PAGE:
- BC Games
Juan de Fuca velodrome on track to reopen for cyclists
After nearly three years of growing dust and sitting idle, the Juan de Fuca velodrome could be open to track cyclists within a month.
Insurance underwriters for West Shore Parks and Recreation and the Greater Victoria Velodrome Association have set out a series of conditions that would allow cyclists on the track, while protecting parks and rec from legal liability.
The proposal needs the approval of the WSPR board of directors, scheduled to meet next Thursday (May 19). If given the green light, parks staff would install a permanent chain-link fence across the velodrome entryway, glue down portions of frayed infield turf, power wash the track and remove the wooden boards.
“I’m really excited to get this open again,” said Moralea Milne, a WSPR director and Metchosin councillor. “Cycling is a big thing these days, especially with Ryder (Hesjedal) doing so well. I think this is a really good thing.”
Costs to prep the track are estimated at $10,000 to $12,000, and would be covered by the GVVA. Under conditions of the insurers, only registered GVVA members, covered by Cycling BC insurance, would be allowed to ride the velodrome and set foot on portions of the infield.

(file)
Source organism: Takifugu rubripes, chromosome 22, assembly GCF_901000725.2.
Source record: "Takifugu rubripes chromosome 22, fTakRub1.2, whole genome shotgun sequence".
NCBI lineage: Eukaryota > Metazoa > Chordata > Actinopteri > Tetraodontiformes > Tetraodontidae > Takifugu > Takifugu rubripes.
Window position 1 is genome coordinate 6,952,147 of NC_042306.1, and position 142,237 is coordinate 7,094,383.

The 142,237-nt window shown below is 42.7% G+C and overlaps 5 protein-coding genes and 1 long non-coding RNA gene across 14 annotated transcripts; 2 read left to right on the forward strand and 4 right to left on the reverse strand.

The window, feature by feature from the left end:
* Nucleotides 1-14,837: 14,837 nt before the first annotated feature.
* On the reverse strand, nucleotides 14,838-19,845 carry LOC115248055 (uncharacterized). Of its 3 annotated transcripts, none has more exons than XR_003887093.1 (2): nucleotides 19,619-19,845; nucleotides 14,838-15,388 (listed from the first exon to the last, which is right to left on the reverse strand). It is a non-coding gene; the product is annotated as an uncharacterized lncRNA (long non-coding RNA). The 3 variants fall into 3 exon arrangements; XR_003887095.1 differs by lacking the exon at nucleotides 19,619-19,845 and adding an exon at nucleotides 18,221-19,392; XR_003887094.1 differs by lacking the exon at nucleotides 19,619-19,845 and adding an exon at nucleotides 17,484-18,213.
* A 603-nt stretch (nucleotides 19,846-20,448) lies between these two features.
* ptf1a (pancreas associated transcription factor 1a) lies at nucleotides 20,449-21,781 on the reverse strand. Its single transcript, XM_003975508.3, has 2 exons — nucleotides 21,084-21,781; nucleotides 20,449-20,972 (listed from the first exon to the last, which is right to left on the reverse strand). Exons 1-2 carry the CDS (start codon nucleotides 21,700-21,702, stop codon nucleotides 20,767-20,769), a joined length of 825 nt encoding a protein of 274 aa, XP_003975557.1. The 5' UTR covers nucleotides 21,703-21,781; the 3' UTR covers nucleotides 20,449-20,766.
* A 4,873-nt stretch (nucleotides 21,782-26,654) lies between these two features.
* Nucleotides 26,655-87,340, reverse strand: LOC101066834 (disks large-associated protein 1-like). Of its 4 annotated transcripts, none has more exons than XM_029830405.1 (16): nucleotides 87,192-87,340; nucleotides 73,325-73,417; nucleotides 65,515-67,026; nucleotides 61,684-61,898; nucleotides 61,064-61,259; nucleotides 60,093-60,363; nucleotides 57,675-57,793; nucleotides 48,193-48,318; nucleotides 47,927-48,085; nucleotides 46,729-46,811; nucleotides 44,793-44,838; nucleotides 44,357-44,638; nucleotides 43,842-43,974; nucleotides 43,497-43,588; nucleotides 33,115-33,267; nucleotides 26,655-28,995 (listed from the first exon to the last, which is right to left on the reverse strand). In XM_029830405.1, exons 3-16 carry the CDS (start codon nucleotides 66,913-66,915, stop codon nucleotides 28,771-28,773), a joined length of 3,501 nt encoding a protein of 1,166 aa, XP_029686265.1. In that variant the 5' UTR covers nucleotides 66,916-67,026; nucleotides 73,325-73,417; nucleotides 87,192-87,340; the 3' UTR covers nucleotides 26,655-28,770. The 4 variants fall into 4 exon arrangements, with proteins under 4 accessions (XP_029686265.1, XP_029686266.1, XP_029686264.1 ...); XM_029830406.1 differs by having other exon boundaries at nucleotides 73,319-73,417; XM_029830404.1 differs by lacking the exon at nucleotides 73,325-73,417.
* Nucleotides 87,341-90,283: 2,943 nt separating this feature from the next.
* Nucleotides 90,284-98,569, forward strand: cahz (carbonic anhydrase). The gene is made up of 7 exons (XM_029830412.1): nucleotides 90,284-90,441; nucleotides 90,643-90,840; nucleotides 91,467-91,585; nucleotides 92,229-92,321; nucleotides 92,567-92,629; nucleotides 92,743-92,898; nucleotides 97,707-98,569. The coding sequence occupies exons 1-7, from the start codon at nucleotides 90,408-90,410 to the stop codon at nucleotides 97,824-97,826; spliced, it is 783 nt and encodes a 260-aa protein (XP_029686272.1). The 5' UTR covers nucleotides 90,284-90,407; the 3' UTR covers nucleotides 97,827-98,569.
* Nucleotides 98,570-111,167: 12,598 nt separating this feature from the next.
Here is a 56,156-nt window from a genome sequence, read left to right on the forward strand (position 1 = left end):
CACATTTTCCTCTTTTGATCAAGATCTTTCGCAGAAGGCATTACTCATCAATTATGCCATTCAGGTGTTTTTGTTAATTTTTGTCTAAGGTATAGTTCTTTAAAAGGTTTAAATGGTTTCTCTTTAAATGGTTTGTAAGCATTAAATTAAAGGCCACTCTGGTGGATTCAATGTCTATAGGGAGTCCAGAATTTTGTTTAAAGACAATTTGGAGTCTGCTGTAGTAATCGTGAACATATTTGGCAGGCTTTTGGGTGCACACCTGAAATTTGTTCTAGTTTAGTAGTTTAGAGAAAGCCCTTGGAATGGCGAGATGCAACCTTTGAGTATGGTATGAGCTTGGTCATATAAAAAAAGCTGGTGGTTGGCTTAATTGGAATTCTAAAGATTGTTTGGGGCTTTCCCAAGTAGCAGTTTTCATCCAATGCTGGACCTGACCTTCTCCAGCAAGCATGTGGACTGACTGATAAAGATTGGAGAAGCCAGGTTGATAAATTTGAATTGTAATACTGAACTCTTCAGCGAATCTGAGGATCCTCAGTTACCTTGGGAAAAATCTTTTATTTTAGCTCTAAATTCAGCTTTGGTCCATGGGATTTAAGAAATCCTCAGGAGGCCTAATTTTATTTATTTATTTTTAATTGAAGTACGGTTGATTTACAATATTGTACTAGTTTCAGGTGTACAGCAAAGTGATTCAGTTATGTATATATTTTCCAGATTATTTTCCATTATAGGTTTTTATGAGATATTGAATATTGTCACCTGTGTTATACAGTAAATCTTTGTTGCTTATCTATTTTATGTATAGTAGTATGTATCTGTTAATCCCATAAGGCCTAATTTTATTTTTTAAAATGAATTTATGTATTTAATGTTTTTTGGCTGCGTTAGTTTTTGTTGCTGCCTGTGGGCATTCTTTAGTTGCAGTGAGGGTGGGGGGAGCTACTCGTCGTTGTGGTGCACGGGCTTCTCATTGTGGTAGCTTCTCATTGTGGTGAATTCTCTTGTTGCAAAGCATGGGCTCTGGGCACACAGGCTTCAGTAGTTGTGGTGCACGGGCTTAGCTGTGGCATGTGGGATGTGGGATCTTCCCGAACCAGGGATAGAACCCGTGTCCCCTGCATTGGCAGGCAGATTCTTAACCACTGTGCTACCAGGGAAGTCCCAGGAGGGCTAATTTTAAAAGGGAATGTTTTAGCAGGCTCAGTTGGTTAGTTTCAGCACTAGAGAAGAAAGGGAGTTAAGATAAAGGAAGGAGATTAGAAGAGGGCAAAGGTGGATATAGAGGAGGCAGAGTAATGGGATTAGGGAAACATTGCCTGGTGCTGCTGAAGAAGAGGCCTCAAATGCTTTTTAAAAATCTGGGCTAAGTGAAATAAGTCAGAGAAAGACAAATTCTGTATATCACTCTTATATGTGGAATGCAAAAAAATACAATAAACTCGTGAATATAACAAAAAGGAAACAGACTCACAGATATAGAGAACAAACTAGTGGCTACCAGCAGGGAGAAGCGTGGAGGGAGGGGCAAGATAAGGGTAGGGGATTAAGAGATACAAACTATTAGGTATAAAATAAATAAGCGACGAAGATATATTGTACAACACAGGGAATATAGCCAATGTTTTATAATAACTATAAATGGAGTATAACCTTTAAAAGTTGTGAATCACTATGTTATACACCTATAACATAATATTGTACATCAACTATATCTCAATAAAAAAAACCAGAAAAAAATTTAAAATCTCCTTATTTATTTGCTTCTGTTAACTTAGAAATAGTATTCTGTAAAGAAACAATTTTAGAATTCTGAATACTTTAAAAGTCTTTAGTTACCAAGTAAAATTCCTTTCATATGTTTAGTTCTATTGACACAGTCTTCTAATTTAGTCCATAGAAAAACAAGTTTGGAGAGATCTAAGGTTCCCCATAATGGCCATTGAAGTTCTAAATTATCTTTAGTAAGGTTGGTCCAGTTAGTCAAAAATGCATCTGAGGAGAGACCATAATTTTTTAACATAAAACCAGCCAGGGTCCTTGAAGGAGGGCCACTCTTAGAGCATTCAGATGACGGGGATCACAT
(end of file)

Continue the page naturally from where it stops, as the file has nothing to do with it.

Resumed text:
GVVA president Chris Anstey, who has vigorously lobbied for the track to reopen for more than two years, said his organization should have no problem footing the bill. “We have 99 per cent in the bank today,” he said.
After offering a number of quashed plans to bring the track back to life, he remains cautious about predicting how the WSPR board will react. “We’ll see what happens Thursday,” Anstey offered.
The velodrome, used for the 1994 Commonwealth Games, was abruptly fenced off in August 2008 after Aon Risk Control Services reported the aging and damaged infield carpet was a serious legal liability. Installing modern turf was estimated at $800,000.
Many board directors saw little reason to spend hundreds of thousands of taxpayer dollars repairing what they called an irregular sized field within a 333-metre velodrome that no longer met the norms of track cycling.
But cyclists across the region and Metchosin council advocated loudly, often sparking furious debates at the board table, to find a solution for the velodrome without breaking the bank. In March, the WSPR board struck the velodrome subcommittee on the prompting of Milne and fellow Metchosin councillor Jo Mitchell, with the sole task of getting cyclists back on the track.
On Monday, Milne said the subcommittee – with representatives from View Royal, Colwood, Langford, Highlands and Metchosin – unanimously supported the plan that would give a one year lease to the GVVA.
“It took some time. Some directors were very cautious about liability for West Shore parks and for the directors,” Milne said, referring to the fear by some directors that they could be held personally liable if the Aon Risk Assessment report was ignored. “(Administrator) Linda Barnes and her staff worked so hard on this to make this happen.”
If the board gives the go-ahead, WSPR facilities manager Wade Davies said it would take about two weeks to prep the site, including power washing the track surface and gluing down portions of lifted carpet.
“We just need to make the (WSPR) insurance company satisfied so potential liability is minimized,” Milne said. “There is always some risk, you can’t live with no liability, but we’ve done our due diligence.”